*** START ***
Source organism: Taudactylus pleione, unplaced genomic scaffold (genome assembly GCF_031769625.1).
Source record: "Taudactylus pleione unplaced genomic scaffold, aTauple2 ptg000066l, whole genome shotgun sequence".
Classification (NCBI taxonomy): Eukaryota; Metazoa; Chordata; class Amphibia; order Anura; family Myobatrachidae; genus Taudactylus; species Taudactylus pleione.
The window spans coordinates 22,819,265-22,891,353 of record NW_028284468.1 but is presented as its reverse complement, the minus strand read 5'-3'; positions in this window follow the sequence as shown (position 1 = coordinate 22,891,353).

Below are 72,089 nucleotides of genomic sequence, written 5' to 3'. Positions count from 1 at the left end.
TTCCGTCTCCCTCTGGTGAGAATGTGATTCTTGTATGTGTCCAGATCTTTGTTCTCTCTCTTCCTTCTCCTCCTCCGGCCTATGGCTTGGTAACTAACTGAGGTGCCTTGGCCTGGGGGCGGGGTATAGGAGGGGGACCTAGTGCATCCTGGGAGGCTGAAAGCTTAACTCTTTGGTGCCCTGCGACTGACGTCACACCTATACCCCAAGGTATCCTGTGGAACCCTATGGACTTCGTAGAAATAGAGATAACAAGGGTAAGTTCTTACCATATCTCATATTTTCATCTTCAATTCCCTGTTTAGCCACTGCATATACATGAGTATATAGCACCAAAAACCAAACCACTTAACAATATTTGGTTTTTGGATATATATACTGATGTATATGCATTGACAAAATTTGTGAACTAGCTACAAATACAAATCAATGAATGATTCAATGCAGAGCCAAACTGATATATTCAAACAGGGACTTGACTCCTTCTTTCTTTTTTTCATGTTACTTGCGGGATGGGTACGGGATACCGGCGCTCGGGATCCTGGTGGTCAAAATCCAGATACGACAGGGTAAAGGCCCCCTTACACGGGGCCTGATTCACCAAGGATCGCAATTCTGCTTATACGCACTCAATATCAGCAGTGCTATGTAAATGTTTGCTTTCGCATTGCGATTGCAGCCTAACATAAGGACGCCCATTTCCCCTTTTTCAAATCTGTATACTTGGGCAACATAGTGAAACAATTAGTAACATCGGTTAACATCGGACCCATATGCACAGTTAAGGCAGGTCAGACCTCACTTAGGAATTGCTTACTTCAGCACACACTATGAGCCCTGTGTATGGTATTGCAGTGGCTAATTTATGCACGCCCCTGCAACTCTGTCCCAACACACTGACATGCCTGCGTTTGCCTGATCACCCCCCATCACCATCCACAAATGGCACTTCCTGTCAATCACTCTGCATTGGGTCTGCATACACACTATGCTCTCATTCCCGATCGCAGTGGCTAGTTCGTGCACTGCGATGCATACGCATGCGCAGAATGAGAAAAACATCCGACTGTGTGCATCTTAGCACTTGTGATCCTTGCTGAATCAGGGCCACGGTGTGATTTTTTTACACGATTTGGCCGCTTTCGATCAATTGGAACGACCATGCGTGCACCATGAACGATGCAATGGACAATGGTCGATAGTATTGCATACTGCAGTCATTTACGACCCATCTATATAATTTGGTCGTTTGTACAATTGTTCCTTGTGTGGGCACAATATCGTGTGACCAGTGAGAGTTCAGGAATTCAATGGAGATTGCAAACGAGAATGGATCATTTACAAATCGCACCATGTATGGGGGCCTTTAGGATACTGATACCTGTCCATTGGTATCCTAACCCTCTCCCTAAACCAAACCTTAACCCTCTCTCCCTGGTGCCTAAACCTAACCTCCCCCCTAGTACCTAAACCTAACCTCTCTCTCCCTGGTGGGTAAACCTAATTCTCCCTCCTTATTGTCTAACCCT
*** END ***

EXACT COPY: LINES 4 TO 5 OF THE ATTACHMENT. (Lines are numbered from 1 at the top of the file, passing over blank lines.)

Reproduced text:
The window spans coordinates 22,819,265-22,891,353 of record NW_028284468.1 but is presented as its reverse complement, the minus strand read 5'-3'; positions in this window follow the sequence as shown (position 1 = coordinate 22,891,353).

Below are 72,089 nucleotides of genomic sequence, written 5' to 3'. Positions count from 1 at the left end.